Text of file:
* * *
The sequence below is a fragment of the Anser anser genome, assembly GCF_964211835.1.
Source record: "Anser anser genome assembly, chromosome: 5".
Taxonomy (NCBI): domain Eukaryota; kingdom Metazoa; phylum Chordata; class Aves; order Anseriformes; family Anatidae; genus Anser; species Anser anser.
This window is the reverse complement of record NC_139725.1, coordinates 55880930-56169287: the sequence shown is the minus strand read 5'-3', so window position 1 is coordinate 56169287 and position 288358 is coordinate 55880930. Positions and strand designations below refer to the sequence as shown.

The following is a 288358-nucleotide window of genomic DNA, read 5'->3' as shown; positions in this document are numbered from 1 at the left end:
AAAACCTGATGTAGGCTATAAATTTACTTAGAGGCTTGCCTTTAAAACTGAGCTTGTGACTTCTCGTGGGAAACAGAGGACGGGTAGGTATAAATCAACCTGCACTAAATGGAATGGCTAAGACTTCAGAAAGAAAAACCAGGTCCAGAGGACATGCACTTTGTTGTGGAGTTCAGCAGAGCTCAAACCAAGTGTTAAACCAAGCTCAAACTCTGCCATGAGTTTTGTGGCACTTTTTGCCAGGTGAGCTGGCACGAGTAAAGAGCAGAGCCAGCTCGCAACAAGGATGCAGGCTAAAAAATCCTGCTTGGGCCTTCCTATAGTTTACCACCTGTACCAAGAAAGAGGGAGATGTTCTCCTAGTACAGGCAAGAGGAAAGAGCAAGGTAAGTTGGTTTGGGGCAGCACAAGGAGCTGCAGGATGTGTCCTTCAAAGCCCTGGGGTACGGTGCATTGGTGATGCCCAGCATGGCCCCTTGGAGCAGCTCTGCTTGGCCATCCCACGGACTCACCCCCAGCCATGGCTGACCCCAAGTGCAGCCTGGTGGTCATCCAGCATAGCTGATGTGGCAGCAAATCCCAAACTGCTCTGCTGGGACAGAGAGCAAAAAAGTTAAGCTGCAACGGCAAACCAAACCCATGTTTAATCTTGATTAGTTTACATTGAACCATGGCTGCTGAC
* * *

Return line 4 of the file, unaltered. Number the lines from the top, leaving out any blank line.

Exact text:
This window is the reverse complement of record NC_139725.1, coordinates 55880930-56169287: the sequence shown is the minus strand read 5'-3', so window position 1 is coordinate 56169287 and position 288358 is coordinate 55880930. Positions and strand designations below refer to the sequence as shown.